Eames looks up, blinking, and checks his wrist, but of course Arthur’s right. It’s nearly gone six o’clock. “Fuck,” he says, “go on without me, I just want to review this bit of the dossier again.”

“Nope,” says Arthur, “pub. Beer.” He flicks Eames’ folder closed. “Let’s go.”

Eames is about to object further when three things happen in rather quick succession: there’s a tremendous wall-rattling clap of thunder; all the lights go out in the workshop; and the skies open up. Abruptly Eames can hardly hear anything above the musical cacophony of raindrops rebounding off the high vaulted corrugated metal roof above, the growling after-echoes of the thunder. “Can’t walk to the pub in this,” Eames says, raising his voice to be heard.

“Can’t do more work in the dark,” Arthur rejoins, features gone smudgy in the scant gloomy natural light.

Eames can’t argue with something so blatantly obvious. He stands up and takes his coat from Arthur, drops it onto his desk behind him, and says, “I like how your head is.”

Arthur makes an impatient breathy sound, like a token sarcastic laugh.

“And — and I like how your ears sit, on your head,” Eames says, because it feels a bit like a confessional in here, in the dark and the rain, just the two of them. “Like the side mirrors on a red Mini Cooper.”

“It’s one thing I’ve never missed about the army,” says Arthur, not actually telling Eames to shut up. “I mean, you think this is bad, you should see what I look like when I shave my head, I’m like”—

“Like the handles on a Royal Doulton bunny mug,” says Eames. “Like little beetle wings clapping, or cunning pocket flaps, or”—

“Wow, seriously?” says Arthur, and takes Eames by the face, and kisses him.

Eames freezes and gasps awkwardly and forgets to grab Arthur and hold him close. When Arthur lets him go again, Eames can only say, “But I do like the little locks that curl behind your ears when it’s longer, like something off a Renaissance marble statue.”

“I used to think you were smooth,” says Arthur. “As recently as this morning.”

“Mm,” says Eames, “give me a moment, I can get it back,” and he puts his hands to Arthur’s hips and turns him so he’s up against Eames’ desk, pinned, and then Eames presses Arthur, presses up against Arthur, and curves his fingers around Arthur’s jaw just so, tips his head to the side.

“Okay,” says Arthur, “making progress,” breathless now.

Eames nuzzles around Arthur’s neck for a moment before he gives in to temptation and shifts his attention upwards. Arthur’s earlobe is very soft, and narrow, and warm and faintly furred. Eames traces its shape with closed lips, follows the curve of Arthur’s ear upwards, cartilage and delicate skin, the shape of it turned over on itself all up its length like the lip of a piecrust, crenelated and lush and perfectly formed.

“You’re breathing kind of hard, there,” says Arthur, “are you, oh, okay, huh. Eames. How did you get a hand inside my boxers without — wait, when did you undo my belt?”

Eames laughs very gently against Arthur’s hot silken ear and works his hand around Arthur’s hot silken cock, lower down. “I’m very smooth, I’m told,” he says, not above a breath of a whisper because he’s right next to Arthur, could hardly be closer with this many clothes still on. “Can I bite you a little?”

“That’s so weird,” Arthur says, all shaky exhale, but he tips his head up into Eames’ next kiss, all invitation.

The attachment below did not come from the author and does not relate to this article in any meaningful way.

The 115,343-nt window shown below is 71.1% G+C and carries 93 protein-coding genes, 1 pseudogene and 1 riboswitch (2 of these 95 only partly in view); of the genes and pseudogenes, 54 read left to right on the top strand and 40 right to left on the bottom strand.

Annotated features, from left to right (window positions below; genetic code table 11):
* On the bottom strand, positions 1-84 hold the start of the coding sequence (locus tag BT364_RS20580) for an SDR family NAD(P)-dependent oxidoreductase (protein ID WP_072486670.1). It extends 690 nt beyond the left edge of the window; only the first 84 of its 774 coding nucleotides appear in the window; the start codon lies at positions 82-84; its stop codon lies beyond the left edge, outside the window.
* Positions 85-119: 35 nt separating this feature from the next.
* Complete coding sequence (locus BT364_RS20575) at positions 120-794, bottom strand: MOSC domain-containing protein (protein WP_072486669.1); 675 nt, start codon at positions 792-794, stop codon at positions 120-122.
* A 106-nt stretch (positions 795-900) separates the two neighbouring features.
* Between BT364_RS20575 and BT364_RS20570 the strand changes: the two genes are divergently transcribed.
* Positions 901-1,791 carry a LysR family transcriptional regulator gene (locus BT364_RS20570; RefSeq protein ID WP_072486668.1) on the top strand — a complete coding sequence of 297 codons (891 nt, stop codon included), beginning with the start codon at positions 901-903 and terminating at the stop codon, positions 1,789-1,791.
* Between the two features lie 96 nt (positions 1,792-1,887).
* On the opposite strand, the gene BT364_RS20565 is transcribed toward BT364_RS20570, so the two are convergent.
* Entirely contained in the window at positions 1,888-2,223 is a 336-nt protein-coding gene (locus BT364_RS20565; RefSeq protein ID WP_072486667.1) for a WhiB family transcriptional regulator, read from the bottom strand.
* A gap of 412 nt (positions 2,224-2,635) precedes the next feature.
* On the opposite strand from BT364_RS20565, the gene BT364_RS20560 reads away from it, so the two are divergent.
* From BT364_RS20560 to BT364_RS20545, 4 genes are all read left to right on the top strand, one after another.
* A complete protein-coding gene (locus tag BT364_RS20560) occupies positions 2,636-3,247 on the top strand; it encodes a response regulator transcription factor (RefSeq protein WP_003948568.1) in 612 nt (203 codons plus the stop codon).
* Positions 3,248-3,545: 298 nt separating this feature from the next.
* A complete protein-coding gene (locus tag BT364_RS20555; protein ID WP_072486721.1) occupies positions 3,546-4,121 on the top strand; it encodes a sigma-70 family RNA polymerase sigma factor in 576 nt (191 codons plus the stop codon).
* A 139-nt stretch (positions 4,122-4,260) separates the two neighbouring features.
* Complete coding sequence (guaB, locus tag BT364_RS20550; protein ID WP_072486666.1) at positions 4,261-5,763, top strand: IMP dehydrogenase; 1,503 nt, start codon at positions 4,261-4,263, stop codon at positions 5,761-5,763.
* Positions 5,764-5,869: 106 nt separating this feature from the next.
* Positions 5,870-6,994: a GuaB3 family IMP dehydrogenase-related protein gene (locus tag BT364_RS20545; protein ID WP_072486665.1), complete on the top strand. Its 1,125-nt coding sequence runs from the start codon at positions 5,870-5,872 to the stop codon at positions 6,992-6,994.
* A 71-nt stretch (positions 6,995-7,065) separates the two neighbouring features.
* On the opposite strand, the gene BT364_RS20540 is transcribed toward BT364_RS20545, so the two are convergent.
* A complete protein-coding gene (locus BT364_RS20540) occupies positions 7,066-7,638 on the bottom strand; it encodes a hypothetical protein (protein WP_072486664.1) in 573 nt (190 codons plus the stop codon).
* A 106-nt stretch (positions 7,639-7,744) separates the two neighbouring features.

Eames opens his mouth and pinches the tip of Arthur’s ear between his incisors, not hard, just — holding. Enjoying the heat of Arthur, how this thin tender skin feels moving under Eames’ nibbles, elastic and hot and sweet. Arthur’s cock twitches, goes slick at the tip. Arthur pants, shallow, and tries another laugh but doesn’t quite manage it.

“You can,” he says, “if you want to, do that harder.”

Eames wants to do it harder, and he does, firmer nips that leave their mark as he goes, depressions echoing the crooked semi-arc of Eames’ teeth. They fade when Eames licks at them in apology. Arthur digs fingers into Eames’ shoulders and rolls his hips up, a bit urgent now.

Back to Arthur’s earlobe, which feels faintly obscene somehow, erotic after the matter-of-fact rigidity of Arthur’s upper ear, soft and boneless under Eames’ tongue and utterly unlike Arthur’s hard length in Eames’ hand. Eames flicks Arthur’s earlobe with the tip of his tongue a few times, flutters against it, before he realizes what he’s even doing.

“S’not a clit, Eames,” says Arthur, for all he’s moved a hand over and fisted it in Eames’ own hair, holding him in place. “Though I’m sure that move works wonders on clits, it — ah — it’s not my area of expertise, I’m not really clear on how those things operate.”

Eames pulls back and says, “There are other ways of eating you out, darling,” and when he moves back in he dips the tip of his tongue in a swirl around the inner curl of Arthur’s ear, like he might circle other bits of Arthur before plunging in deeper.

Arthur doesn’t miss the suggestion, going by the way he groans low, and fucks Eames’ fist sudden and frantic, and comes over Eames’ wrist and palm. Eames backs off again, giving Arthur a little room to breathe, works him gently now as he shivers through aftershocks and the thunder grumbles faintly overhead.

“Did you seriously hit on me by comparing me to pottery,” Arthur says, eyes half-closed, mouth slanting into a smile.

“Not nearly as shameless as you,” Eames says, affronted, “going out and getting a shameful haircut that shows off your ears like that, like a brazen — sashaying around me with your — ears.”

“I hate my ears,” says Arthur, but he doesn’t mean it anymore, not with his fingers scraping fond and brief over the back of Eames’ head, his thumb touching the corner of Eames’ mouth. “My sister called me Dumbo.”

“I love that movie,” says Eames, “that’s my favourite movie.”